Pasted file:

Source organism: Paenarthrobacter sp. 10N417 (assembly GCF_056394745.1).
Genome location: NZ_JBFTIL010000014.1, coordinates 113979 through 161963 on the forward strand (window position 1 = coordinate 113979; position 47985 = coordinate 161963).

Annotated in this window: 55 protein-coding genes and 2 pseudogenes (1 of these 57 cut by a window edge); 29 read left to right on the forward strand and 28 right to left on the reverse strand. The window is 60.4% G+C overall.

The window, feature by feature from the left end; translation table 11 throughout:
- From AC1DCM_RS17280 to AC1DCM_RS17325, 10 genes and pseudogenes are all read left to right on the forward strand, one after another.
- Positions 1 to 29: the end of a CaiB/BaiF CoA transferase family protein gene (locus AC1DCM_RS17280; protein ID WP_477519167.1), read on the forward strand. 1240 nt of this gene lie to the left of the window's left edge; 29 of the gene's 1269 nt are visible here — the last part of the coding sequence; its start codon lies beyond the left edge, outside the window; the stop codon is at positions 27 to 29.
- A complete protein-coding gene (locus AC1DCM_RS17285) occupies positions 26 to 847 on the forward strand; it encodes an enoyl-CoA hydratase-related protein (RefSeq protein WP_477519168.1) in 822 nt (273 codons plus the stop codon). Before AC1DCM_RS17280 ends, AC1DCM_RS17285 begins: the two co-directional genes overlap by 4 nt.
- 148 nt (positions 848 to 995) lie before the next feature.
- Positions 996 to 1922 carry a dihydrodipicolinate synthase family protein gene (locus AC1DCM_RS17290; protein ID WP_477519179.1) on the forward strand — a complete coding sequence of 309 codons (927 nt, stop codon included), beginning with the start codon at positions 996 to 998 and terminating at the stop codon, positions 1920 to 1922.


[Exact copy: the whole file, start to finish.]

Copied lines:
Source organism: Paenarthrobacter sp. 10N417 (assembly GCF_056394745.1).
Genome location: NZ_JBFTIL010000014.1, coordinates 113979 through 161963 on the forward strand (window position 1 = coordinate 113979; position 47985 = coordinate 161963).

Annotated in this window: 55 protein-coding genes and 2 pseudogenes (1 of these 57 cut by a window edge); 29 read left to right on the forward strand and 28 right to left on the reverse strand. The window is 60.4% G+C overall.

The window, feature by feature from the left end; translation table 11 throughout:
- From AC1DCM_RS17280 to AC1DCM_RS17325, 10 genes and pseudogenes are all read left to right on the forward strand, one after another.
- Positions 1 to 29: the end of a CaiB/BaiF CoA transferase family protein gene (locus AC1DCM_RS17280; protein ID WP_477519167.1), read on the forward strand. 1240 nt of this gene lie to the left of the window's left edge; 29 of the gene's 1269 nt are visible here — the last part of the coding sequence; its start codon lies beyond the left edge, outside the window; the stop codon is at positions 27 to 29.
- A complete protein-coding gene (locus AC1DCM_RS17285) occupies positions 26 to 847 on the forward strand; it encodes an enoyl-CoA hydratase-related protein (RefSeq protein WP_477519168.1) in 822 nt (273 codons plus the stop codon). Before AC1DCM_RS17280 ends, AC1DCM_RS17285 begins: the two co-directional genes overlap by 4 nt.
- 148 nt (positions 848 to 995) lie before the next feature.
- Positions 996 to 1922 carry a dihydrodipicolinate synthase family protein gene (locus AC1DCM_RS17290; protein ID WP_477519179.1) on the forward strand — a complete coding sequence of 309 codons (927 nt, stop codon included), beginning with the start codon at positions 996 to 998 and terminating at the stop codon, positions 1920 to 1922.